5. Report it: If there are people who are bullying or harassing you as part of their opposition, you should report it—to school officials, online authorities, your parents—immediately. In school, make sure to notify a supportive staff member, and ask for their assistance as you follow up on the status of your report.
  6. Share your story: Stay connected with other organizers about your experience. Talk to your student club or tell your story on the Facebook Day of Silence Page and Twitter.
  7. Contact us: If you experience extreme amounts of opposition, face bullying and harassment please fill out this form to let us know. Someone from our partner Lambda Legal will be in touch to assist you.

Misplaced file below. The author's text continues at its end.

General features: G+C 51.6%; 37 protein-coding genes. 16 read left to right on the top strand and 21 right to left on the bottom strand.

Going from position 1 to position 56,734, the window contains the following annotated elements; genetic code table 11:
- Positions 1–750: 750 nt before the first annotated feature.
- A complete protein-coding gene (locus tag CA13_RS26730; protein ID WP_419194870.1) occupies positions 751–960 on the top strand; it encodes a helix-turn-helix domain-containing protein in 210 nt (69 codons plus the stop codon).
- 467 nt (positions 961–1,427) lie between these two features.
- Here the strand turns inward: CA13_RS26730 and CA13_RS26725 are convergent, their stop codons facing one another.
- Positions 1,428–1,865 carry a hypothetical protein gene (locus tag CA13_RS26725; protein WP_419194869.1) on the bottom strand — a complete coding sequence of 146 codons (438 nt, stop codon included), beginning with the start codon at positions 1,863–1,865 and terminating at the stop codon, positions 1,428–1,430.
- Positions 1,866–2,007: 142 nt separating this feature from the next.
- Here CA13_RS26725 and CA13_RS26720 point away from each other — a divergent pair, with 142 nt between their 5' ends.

8. Spread the word: Share this post with other organizers so that we can all work together to focus our attention on the things that matter to make change.

We hope you have an effective, safe, and fun Day of Silence!

April 13, 2011

>Cross posted from Feminist Teacher: educating for equity and justice

Elizabeth J. Meyer is an Assistant Professor in the Department of Education at Concordia University in Montreal, Quebec. She is the author of two books: Gender, bullying, and harassment: Strategies to end sexism and homophobia in schools (2009) and Gender and sexual diversity in schools (2010). She blogs regularly for Psychology Today and the Freire International Project for Critical Pedagogy.

I was excited to get the invitation to write this guest post about the upcoming Day of Silence (DOS) on Friday, April 15, 2011. This is an important event that is taking place in high schools and universities across the country and I was asked to offer some suggestions for educators on how best to support students who have decided to participate in this event.

What is the Day of Silence?